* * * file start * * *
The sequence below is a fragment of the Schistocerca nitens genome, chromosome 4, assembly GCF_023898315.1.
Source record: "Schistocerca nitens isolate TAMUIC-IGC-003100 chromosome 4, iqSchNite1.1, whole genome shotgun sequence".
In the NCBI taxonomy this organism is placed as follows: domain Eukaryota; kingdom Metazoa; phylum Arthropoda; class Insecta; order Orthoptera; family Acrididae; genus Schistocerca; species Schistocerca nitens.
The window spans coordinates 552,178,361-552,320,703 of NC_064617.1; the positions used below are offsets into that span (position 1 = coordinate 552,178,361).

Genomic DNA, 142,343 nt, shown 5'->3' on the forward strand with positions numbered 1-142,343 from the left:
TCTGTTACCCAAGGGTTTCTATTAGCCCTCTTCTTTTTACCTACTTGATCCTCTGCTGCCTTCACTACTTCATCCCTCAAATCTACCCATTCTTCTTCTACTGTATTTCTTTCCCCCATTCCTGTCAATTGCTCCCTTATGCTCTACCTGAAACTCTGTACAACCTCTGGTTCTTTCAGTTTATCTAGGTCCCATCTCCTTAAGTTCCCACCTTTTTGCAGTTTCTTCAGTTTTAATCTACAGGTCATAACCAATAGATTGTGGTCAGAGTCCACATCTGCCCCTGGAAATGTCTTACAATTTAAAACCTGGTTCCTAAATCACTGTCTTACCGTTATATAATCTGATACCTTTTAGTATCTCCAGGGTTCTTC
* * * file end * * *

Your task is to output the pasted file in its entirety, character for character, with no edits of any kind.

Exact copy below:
The sequence below is a fragment of the Schistocerca nitens genome, chromosome 4, assembly GCF_023898315.1.
Source record: "Schistocerca nitens isolate TAMUIC-IGC-003100 chromosome 4, iqSchNite1.1, whole genome shotgun sequence".
In the NCBI taxonomy this organism is placed as follows: domain Eukaryota; kingdom Metazoa; phylum Arthropoda; class Insecta; order Orthoptera; family Acrididae; genus Schistocerca; species Schistocerca nitens.
The window spans coordinates 552,178,361-552,320,703 of NC_064617.1; the positions used below are offsets into that span (position 1 = coordinate 552,178,361).

Genomic DNA, 142,343 nt, shown 5'->3' on the forward strand with positions numbered 1-142,343 from the left:
TCTGTTACCCAAGGGTTTCTATTAGCCCTCTTCTTTTTACCTACTTGATCCTCTGCTGCCTTCACTACTTCATCCCTCAAATCTACCCATTCTTCTTCTACTGTATTTCTTTCCCCCATTCCTGTCAATTGCTCCCTTATGCTCTACCTGAAACTCTGTACAACCTCTGGTTCTTTCAGTTTATCTAGGTCCCATCTCCTTAAGTTCCCACCTTTTTGCAGTTTCTTCAGTTTTAATCTACAGGTCATAACCAATAGATTGTGGTCAGAGTCCACATCTGCCCCTGGAAATGTCTTACAATTTAAAACCTGGTTCCTAAATCACTGTCTTACCGTTATATAATCTGATACCTTTTAGTATCTCCAGGGTTCTTC